The Berlin Wall fell 30 years ago. It was one of the few unambiguously joyous moments in modern history. This popular, nonviolent explosion of dissent effectively toppled East Germany’s despotic regime. And it signaled, if only symbolically, the end of the Cold War that had divided Europe for nearly half a century. Thirty years later,… Continue reading Did the Fall of the Berlin Wall Produce Trump?
When I traveled through Yugoslavia in 1990, a number of people confessed their fears to me. They were worried about the rise of nationalism, particularly in Serbia with Slobodan Milosevic. They were concerned about the economic situation – the high level of national debt, the overall stagnation, the persistent gap between the more prosperous northern… Continue reading Could the Yugoslav Wars Have Been Avoided?
It was a shock for many East Germans when they visited West Germany for the first time – not just in 1989 but way back in 1959. Thirty years before the fall of the Berlin Wall, West Germany had already recovered from the devastation of World War II. Between 1950 and 1960, the average GDP… Continue reading The Persistent Gap
I was at the library at Northwestern University, putting the final touches on the galleys of my first book, which addressed the topic of Soviet foreign policy. There was a FedEx box at the library, and my deadline was the last pick-up time. In a mad rush, I finished the remaining fact-checking chores, did one… Continue reading The Wall
Here’s a condensed version of what happened in Germany in 1989-90. The Germans in the East rose up against their authoritarian regime because they wanted freedom. Eventually they also got the German deutschmark and reunification. The cost of that economic and political reunification was shouldered almost entirely by West Germans while the benefits flowed mostly… Continue reading The Costs of Reunification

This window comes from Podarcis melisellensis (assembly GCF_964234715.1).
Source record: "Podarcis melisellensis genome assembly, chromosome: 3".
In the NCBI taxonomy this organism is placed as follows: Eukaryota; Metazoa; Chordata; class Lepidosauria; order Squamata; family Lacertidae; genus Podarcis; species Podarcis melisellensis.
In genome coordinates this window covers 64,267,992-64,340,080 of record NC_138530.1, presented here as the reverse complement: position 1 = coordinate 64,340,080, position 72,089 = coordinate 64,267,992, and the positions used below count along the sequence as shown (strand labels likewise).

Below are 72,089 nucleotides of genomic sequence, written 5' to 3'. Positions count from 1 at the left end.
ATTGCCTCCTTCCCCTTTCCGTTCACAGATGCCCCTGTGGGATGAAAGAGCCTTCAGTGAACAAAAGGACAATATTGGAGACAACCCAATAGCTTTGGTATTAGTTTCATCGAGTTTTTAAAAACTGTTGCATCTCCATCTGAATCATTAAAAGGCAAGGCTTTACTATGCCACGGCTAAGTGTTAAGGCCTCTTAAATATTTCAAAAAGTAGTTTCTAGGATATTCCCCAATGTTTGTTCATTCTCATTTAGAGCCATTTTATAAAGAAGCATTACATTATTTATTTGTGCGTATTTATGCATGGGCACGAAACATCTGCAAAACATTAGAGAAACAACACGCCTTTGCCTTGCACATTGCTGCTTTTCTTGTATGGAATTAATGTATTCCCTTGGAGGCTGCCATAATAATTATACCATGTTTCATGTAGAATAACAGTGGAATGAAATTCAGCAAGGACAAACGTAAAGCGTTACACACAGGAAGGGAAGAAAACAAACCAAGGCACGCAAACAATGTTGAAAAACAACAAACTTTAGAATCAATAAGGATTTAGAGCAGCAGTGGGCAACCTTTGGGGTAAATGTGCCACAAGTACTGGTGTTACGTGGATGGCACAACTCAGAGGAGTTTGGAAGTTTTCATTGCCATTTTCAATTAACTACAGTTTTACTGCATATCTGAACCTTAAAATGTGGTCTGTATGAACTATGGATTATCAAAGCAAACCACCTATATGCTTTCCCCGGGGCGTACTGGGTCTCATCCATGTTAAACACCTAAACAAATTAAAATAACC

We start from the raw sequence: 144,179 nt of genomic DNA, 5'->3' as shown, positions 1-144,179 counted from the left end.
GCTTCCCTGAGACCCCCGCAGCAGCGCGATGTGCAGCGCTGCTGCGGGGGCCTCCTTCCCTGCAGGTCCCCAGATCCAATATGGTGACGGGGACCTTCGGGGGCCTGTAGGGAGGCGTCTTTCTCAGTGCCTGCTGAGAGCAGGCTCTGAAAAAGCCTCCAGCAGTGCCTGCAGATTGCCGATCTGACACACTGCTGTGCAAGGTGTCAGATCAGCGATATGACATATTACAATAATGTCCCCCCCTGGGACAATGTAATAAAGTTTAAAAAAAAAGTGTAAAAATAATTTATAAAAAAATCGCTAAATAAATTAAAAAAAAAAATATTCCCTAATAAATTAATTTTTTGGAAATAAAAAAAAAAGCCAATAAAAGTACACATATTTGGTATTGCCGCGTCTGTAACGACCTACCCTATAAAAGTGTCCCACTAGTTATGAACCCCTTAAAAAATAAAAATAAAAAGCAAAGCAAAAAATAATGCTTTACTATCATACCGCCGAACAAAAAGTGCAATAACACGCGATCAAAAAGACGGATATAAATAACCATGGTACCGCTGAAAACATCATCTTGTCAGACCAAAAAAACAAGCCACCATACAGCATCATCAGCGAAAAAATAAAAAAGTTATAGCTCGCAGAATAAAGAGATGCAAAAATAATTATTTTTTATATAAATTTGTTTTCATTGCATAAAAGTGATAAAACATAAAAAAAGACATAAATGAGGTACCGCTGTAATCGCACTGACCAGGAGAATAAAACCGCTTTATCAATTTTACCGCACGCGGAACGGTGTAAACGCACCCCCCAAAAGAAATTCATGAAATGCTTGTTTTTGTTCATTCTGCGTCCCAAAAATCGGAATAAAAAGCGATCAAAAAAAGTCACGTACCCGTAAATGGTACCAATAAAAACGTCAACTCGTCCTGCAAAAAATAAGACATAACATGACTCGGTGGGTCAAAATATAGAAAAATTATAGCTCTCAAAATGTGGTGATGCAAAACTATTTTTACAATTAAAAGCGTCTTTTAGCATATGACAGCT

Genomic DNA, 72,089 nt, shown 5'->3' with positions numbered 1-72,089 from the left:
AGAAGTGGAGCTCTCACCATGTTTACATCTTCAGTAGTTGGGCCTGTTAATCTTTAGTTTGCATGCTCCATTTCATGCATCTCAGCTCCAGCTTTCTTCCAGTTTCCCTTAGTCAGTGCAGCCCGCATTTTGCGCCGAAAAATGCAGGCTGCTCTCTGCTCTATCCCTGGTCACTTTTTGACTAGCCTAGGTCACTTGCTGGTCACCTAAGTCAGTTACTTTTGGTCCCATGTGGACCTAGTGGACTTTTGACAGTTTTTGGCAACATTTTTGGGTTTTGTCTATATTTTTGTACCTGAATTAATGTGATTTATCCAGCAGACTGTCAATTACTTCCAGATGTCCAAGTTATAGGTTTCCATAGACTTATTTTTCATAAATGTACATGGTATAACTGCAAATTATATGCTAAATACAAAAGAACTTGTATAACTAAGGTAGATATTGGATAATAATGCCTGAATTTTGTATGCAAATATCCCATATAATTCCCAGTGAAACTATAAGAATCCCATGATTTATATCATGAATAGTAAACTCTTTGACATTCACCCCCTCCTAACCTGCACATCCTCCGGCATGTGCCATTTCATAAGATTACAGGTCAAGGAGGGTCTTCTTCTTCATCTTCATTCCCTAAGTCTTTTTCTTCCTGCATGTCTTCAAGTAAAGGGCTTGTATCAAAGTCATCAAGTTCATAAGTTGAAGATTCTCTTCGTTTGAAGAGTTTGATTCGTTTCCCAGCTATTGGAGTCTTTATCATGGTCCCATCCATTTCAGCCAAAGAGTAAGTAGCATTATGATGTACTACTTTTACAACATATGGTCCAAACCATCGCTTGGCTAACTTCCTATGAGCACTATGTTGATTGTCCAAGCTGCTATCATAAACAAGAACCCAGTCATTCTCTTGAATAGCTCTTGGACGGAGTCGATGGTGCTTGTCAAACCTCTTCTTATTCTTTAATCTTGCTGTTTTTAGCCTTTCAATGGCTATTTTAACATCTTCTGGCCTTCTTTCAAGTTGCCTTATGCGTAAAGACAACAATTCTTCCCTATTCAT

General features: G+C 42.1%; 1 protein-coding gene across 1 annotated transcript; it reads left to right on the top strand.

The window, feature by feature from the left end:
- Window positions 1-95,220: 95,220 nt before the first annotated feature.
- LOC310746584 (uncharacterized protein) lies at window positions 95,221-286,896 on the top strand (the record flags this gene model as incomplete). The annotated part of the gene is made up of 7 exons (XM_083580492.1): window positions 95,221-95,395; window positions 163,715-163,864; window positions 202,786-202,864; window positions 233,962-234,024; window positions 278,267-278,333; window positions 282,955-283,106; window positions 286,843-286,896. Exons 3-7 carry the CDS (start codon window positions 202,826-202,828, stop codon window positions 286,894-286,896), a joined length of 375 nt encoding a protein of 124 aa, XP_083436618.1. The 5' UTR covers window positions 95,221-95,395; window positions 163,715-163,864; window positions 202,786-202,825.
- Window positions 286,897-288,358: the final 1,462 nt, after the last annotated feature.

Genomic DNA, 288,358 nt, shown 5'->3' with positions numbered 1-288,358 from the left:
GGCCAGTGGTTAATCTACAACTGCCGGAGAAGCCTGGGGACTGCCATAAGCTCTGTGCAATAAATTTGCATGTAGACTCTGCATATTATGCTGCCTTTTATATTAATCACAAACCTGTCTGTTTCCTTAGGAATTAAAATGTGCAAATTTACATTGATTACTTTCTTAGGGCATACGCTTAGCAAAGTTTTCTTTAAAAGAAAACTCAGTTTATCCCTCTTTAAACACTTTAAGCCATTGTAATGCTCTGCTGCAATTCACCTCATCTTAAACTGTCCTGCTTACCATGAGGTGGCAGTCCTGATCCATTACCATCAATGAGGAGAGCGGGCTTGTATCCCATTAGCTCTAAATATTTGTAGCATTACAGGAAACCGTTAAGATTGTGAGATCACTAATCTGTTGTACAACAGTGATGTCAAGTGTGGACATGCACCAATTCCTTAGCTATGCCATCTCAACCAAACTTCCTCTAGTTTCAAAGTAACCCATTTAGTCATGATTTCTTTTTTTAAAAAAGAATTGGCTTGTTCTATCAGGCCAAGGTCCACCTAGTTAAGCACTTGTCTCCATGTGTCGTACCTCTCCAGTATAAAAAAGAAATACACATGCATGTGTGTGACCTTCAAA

The citizens of Leipzig are very proud of the fact that the East Germany revolution of 1989 began in their city. Leipzig has two famous churches in the heart of its old quarter. Bach made St. Thomas Church famous for music when he was its choir director for 28 years in the first part of… Continue reading The Monday Demonstrations
The changes that took place in East-Central Europe in 1989 were not just an inflection point for people in the region. The lives of many outsiders were profoundly altered by what happened year. I was 25 years old in January 1989 and living in Warsaw. I had no clear idea of what to do with… Continue reading A Child of 1989
In the early 1980s, the citizens of Yugoslavia enjoyed a distinct comparative advantage over their counterparts in East-Central Europe. Yugoslavia’s per capita GDP was the best in the region. True, $3,230 might not sound like a lot of money, but the closest competition in 1982 was Czechoslovakia at $2,980. By comparison, Poland’s was only $1,540… Continue reading Yugoslavia Could Have Been a Leader
It was an exhilarating time to be young in November 1989 and living in East Berlin. It was not only the physical Wall that fell on November 9. It was also the many invisible walls that closed off anyone who didn’t conform. All those who had been largely hidden from sight – punk rockers, dissidents,… Continue reading Squat Paradise